Around the holidays I am reminded of an idea I presented to the editor at the Pittsburgh Post-Gazette, which I called “a gift better than socks.” I also presented it on radio, and it was well-received by both audiences. It revolves around the conundrum grandparents find themselves in when trying to find a gift for their grandkids—one that wouldn’t be wasted or tossed to a corner in their closet. Many grandparents want to be able to give something meaningful that will have more than a glancing impact on their lives. So, I came up with an idea from an investing perspective that would be much better than just buying another pair of socks or meaningless toys.
Of course, the idea is not limited to grandparents. It’s for parents, aunts, uncles, or anyone who has a young person in their lives who want to do something special for them. They could still buy socks or toys, but this is a gift that would provide more lasting value.
The Gift that Keeps on Giving: How it Works
Consider the following scenario: Johnny, age 10, is a grandchild who likes to spend time with his grandparents and help them out by doing chores around their house. He might help with mowing the lawn, cleaning up the leaves, doing the dishes, or cleaning the kitchen after each meal. So, you can think of those chores as services provided (even though it’s just what a loving grandchild would do). Therein lies the opportunity for what could be an incredibly powerful gift with significant tax preferences.
For “services rendered,” Johnny’s grandparents could open an account on his behalf. In most states, an account for minors can be opened under “uniform gift to minors” rules at a bank, mutual fund company, or brokerage firm. The child is the account owner, and the grandparent, parent, or uncle would be the custodian. That’s pretty standard practice for establishing a savings account with gifted monies for minors under the age of 18 or 21, depending on your state.
But what makes this a truly remarkable idea is that the account is set up as a Roth IRA, which wouldn’t be possible normally because Johnny would need to have earnings to be able to contribute to it. That’s where Johnny’s earnings from his grandparents for services rendered come in. And that’s where the three tiers of tax benefits begin.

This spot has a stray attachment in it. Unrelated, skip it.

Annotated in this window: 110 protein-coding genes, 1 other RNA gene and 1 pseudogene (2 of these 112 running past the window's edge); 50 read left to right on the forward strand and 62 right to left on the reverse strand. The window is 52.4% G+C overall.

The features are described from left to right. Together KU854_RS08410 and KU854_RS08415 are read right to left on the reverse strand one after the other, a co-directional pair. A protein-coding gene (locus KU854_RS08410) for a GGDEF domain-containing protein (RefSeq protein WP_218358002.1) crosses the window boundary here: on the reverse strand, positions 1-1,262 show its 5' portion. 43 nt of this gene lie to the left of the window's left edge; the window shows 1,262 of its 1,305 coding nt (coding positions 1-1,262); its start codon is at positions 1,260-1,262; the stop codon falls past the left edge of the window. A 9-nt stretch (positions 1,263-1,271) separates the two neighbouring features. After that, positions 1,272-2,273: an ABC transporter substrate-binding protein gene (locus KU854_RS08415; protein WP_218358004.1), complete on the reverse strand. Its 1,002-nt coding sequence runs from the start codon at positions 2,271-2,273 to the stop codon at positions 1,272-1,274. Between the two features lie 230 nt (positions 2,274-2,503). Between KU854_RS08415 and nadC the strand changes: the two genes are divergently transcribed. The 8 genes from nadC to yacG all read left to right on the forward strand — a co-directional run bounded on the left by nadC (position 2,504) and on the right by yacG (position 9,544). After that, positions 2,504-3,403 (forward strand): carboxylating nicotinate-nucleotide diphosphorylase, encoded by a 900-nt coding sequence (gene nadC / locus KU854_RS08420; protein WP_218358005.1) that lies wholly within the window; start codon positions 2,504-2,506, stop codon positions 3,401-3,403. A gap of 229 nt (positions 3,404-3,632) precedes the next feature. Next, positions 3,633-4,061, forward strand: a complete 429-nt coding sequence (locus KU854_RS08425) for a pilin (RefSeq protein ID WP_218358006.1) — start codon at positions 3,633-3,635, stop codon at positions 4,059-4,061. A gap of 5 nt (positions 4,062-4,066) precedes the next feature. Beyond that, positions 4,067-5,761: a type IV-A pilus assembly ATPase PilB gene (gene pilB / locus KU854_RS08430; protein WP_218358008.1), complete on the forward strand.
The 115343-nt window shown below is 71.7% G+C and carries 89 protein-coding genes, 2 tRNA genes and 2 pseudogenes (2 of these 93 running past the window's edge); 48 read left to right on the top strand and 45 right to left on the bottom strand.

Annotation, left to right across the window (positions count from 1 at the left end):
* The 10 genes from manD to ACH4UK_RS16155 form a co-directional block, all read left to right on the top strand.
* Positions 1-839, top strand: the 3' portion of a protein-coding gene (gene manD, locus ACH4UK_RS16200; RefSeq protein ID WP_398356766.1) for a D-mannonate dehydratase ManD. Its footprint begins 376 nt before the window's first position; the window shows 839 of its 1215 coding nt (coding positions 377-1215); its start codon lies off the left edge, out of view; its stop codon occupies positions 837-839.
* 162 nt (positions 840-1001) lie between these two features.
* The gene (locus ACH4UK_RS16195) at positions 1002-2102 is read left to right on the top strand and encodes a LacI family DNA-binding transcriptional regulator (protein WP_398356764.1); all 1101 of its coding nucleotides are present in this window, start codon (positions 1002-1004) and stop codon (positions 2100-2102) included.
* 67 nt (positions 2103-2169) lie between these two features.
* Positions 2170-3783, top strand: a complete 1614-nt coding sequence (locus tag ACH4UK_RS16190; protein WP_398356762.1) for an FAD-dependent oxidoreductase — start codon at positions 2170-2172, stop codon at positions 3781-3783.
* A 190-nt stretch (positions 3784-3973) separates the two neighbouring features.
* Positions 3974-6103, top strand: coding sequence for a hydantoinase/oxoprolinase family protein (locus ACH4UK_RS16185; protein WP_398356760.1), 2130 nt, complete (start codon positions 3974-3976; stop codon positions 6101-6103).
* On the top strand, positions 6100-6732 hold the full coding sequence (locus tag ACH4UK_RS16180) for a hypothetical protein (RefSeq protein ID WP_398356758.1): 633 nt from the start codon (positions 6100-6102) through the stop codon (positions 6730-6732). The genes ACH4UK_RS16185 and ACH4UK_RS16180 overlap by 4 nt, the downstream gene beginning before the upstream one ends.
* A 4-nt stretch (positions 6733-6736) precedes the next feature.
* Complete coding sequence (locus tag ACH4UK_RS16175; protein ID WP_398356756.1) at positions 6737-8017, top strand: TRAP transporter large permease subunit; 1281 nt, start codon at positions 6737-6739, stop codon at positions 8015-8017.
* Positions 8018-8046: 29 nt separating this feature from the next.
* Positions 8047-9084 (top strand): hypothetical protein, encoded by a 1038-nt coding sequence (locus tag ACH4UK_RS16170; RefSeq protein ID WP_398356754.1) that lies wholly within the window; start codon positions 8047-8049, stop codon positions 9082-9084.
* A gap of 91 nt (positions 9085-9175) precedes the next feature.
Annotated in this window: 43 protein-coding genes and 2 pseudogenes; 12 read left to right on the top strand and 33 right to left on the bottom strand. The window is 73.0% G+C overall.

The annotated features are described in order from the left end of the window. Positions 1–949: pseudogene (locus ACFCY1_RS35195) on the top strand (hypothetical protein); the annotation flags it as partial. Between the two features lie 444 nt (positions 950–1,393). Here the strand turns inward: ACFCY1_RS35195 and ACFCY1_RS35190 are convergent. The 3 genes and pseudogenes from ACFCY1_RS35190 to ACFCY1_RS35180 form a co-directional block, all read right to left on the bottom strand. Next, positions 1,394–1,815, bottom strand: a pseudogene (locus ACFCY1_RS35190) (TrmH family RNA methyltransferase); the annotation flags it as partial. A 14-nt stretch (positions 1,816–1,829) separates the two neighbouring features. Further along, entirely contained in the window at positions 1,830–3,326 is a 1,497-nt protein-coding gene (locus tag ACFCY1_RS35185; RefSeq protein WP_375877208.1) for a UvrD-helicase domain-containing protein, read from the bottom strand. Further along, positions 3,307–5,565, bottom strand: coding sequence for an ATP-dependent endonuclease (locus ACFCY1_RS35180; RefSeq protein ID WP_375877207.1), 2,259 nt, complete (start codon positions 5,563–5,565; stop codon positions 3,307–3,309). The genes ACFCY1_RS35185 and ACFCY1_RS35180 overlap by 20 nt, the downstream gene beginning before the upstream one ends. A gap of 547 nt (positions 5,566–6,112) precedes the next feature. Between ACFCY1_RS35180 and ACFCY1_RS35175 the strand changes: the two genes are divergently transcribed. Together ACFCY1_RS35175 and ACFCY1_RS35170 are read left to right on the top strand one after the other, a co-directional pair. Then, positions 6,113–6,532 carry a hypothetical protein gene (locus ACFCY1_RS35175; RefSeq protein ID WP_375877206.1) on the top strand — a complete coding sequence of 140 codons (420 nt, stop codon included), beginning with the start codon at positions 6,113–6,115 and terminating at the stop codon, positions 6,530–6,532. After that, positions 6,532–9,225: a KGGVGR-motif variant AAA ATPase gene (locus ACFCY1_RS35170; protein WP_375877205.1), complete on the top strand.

Tax Benefit #1: No taxes paid on grandchild’s earnings
As Johnny’s “employer,” the grandparents may pay him up to $599 each year without having to file a Form 1099. In other words, the compensation they pay Johnny for his chores doesn’t have to be reported to the IRS if it’s under $600. That means Johnny has $599 of earnings that can be contributed to his Roth IRA. As for the grandparents, they don’t even have to maintain a record of the payment because the IRS doesn’t care. The first of several tax benefits is that Johnny can receive the compensation without having to pay taxes on it.
Tax Benefit #2: Tax-free accumulation of funds
But it gets better. Because the account is set up as a Roth IRA, all earnings inside the account accumulate tax-free. That means the earnings will be left alone to compound more quickly. That second tax benefit will have the most significant impact on Johnny’s future. Assuming a reasonable average return of 7% in an index fund, if left to grow for 50 years, a single deposit of $599 would grow to just under $18,000. If you continued annual payments of $599 for another seven or eight years, Johnny would be looking at a six-figure accumulation! That’s a real legacy.
Tax Benefit #3: Tax-free withdrawals
Finally, when Johnny turns 59 ½, long after his toys and socks have turned to dust, he can have unfettered access to those funds, free of taxes, which is the defining benefit of a Roth IRA.
I’ll never forget my grandparents, but I can’t say the same for most of the presents they gave me for Christmas or on my birthday. Through the magic of compounding (with an assist from the IRS), this is a wonderful way for your grandchildren (or kids, or nieces and nephews) to remember them and the impact they had on their lives.